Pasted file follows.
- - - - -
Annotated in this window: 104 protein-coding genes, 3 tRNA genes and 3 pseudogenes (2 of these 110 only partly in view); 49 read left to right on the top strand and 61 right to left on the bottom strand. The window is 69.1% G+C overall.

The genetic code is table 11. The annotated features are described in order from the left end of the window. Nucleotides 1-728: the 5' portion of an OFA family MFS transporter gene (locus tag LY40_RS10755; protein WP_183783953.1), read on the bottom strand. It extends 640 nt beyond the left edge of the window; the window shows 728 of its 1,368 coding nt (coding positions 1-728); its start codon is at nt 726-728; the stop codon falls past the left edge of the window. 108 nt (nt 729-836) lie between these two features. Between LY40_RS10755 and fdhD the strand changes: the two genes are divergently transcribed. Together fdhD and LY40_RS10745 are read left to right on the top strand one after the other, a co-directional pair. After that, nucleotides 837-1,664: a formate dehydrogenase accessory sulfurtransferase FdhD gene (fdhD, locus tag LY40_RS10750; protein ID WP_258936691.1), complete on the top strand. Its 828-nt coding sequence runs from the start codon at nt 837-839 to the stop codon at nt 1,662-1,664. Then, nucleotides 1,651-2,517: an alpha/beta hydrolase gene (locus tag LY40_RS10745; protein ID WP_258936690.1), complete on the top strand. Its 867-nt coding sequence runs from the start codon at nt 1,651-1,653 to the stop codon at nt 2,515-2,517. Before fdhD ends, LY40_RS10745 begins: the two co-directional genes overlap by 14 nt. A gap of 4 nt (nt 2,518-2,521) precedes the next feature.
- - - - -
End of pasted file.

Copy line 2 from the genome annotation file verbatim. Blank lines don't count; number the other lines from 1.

The genetic code is table 11. The annotated features are described in order from the left end of the window. Nucleotides 1-728: the 5' portion of an OFA family MFS transporter gene (locus tag LY40_RS10755; protein WP_183783953.1), read on the bottom strand. It extends 640 nt beyond the left edge of the window; the window shows 728 of its 1,368 coding nt (coding positions 1-728); its start codon is at nt 726-728; the stop codon falls past the left edge of the window. 108 nt (nt 729-836) lie between these two features. Between LY40_RS10755 and fdhD the strand changes: the two genes are divergently transcribed. Together fdhD and LY40_RS10745 are read left to right on the top strand one after the other, a co-directional pair. After that, nucleotides 837-1,664: a formate dehydrogenase accessory sulfurtransferase FdhD gene (fdhD, locus tag LY40_RS10750; protein ID WP_258936691.1), complete on the top strand. Its 828-nt coding sequence runs from the start codon at nt 837-839 to the stop codon at nt 1,662-1,664. Then, nucleotides 1,651-2,517: an alpha/beta hydrolase gene (locus tag LY40_RS10745; protein ID WP_258936690.1), complete on the top strand. Its 867-nt coding sequence runs from the start codon at nt 1,651-1,653 to the stop codon at nt 2,515-2,517. Before fdhD ends, LY40_RS10745 begins: the two co-directional genes overlap by 14 nt. A gap of 4 nt (nt 2,518-2,521) precedes the next feature.